Officially launched in 1989, the Wester Hailes Partnership was a government-led initiative intended to implement a strategy for the long-term regeneration of the area. It brought together representatives from the community and the public and private sectors to plan for and carry out these changes. Under the banner: “Wester Hailes – Full Of Potential”, the Partnership aimed to achieve a major transformation to the estate by the end of the 1990s.
The key elements of the strategy were identified as being: 1) Housing – in particular, to widen the types and tenures of accomodation available and to improve the physical environment; 2) Land Use & The Environment – to use available land to create more jobs, more low-rise housing and more attractive open space; 3) Training & Unemployment – to reduce unemployment and raise incomes, and 4) Wester Hailes’s Image – to dispel misleading and negative images of the estate.
The Partnership’s Board of Management was made up of local councillors, senior officials from a range of bodies (including the City Council, Scottish Homes, Lothian & Edinburgh Enteprise Ltd, the Employment Service and Lothian Health) and five community representatives. It was chaired by a senior civil servant from the Scottish Office and met around six to eight times per year. However, much of the more detailed and complex work was handled by a range of policy sub-groups which were chaired by community representatives. In addition, the Partnership had a small staff team to support the Board and its sub-groups.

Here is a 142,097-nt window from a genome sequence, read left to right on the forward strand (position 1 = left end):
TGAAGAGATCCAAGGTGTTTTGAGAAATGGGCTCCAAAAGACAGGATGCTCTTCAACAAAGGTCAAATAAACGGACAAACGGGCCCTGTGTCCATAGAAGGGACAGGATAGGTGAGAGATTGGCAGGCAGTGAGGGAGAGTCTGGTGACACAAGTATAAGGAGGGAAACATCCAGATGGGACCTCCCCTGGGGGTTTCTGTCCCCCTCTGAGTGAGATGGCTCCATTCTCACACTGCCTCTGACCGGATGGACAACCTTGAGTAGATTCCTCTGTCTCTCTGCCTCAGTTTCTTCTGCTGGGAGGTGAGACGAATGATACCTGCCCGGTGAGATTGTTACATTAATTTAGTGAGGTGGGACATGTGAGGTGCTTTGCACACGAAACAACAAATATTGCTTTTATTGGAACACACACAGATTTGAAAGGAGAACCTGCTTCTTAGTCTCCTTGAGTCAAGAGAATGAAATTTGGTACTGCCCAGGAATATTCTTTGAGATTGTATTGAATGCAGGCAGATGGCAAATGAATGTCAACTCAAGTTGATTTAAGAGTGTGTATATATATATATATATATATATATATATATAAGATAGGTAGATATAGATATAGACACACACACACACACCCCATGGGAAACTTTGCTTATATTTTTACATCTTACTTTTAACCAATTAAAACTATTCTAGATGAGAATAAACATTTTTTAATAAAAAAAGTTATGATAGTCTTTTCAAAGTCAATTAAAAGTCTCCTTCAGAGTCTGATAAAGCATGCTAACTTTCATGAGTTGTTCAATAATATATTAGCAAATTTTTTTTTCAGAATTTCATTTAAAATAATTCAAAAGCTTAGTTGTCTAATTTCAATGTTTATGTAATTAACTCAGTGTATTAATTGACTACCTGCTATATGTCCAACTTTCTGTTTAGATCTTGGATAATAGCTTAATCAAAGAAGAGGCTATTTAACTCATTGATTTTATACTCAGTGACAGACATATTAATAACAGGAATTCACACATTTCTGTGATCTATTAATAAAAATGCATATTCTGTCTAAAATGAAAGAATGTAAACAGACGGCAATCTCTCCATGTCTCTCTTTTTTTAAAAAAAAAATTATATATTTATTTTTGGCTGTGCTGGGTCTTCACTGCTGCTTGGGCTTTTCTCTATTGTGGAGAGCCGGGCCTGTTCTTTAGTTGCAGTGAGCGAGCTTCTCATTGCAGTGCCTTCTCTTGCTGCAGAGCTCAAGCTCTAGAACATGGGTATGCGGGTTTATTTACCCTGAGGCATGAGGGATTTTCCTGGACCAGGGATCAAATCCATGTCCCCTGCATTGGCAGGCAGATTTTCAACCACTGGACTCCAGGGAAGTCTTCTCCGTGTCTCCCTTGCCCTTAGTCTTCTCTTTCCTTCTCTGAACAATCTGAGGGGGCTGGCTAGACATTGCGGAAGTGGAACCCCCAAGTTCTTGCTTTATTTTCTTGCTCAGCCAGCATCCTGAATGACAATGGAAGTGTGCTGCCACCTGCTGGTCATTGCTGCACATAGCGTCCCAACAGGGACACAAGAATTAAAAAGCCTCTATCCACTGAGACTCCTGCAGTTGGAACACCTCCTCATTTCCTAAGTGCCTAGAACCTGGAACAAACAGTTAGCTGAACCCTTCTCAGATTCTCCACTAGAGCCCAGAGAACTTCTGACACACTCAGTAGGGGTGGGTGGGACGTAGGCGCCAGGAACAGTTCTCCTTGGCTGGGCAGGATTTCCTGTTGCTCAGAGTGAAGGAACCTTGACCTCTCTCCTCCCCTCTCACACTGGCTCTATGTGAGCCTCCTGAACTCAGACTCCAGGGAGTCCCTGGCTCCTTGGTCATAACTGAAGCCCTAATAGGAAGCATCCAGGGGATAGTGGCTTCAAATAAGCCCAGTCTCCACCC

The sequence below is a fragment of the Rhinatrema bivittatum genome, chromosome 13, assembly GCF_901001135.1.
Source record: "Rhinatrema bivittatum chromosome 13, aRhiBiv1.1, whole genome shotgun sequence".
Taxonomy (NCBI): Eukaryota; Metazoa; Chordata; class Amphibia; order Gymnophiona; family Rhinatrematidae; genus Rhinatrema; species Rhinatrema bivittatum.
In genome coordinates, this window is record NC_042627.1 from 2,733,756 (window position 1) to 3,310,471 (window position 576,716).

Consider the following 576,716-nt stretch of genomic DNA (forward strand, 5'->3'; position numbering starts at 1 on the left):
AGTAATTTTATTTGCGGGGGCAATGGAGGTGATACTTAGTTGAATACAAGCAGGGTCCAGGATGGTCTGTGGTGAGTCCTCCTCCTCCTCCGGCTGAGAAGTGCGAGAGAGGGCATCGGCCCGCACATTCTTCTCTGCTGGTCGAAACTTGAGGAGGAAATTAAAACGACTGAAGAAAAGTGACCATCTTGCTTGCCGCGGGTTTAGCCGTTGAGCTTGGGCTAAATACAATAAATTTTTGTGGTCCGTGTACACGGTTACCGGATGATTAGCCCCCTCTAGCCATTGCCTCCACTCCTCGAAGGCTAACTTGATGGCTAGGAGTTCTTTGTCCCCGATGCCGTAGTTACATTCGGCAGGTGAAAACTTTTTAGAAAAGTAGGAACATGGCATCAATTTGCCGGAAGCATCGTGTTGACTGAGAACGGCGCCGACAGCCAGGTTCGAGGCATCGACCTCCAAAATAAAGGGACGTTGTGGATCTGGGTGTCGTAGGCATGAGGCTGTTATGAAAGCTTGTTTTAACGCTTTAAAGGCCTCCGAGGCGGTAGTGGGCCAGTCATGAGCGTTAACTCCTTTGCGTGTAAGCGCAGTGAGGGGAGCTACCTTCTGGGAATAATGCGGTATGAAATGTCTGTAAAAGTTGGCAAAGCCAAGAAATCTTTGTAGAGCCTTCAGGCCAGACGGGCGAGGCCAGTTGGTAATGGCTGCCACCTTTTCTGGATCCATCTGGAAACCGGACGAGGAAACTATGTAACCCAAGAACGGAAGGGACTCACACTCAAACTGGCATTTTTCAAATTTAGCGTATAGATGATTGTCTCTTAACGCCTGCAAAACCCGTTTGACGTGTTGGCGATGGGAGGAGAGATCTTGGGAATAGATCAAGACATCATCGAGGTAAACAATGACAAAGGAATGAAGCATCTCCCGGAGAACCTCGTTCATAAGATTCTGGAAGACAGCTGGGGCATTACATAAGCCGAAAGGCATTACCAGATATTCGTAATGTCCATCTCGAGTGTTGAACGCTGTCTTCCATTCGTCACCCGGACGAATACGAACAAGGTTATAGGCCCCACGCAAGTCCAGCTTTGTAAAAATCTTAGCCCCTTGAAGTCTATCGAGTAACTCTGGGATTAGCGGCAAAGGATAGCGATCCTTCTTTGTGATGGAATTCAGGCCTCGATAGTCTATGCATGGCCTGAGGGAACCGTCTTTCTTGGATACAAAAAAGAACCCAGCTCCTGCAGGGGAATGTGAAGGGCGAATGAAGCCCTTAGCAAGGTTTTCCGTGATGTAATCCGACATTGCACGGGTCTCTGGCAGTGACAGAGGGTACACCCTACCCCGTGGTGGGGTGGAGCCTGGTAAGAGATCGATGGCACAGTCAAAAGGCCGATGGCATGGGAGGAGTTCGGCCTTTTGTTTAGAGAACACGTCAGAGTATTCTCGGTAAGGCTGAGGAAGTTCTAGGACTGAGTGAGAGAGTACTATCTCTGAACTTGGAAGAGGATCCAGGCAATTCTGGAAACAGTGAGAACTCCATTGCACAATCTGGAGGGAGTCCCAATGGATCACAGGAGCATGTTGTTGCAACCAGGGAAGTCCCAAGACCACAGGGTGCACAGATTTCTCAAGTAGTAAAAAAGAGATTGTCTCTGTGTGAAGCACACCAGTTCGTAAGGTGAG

The the immediate programme it set out for itself in 1989 were challenging and included:
* Replacing most of the high rise flats with new low-rise housing;
* Building two new industrial/commercial estates;
* Creating an outdoor sports centre;
* Enhancing childcare provision;
* Widening the opportunities for employment training and adult basic education.
As part of its public launch, the Partnership made much play of the enormous potential of the area: like the fact that it was located next to the large established industrial estate at Bankhead; close to “the fastest growing development area in Edinburgh” – i.e. the Gyle; and that its communication links were very good – a railway station, an adjacent motorway bypass and an airport only a short drive away.
Next week, we’ll examine to what extent the Partnership was able to deliver on its promises and how much of the potential of Wester Hailes it was actually able to unlock.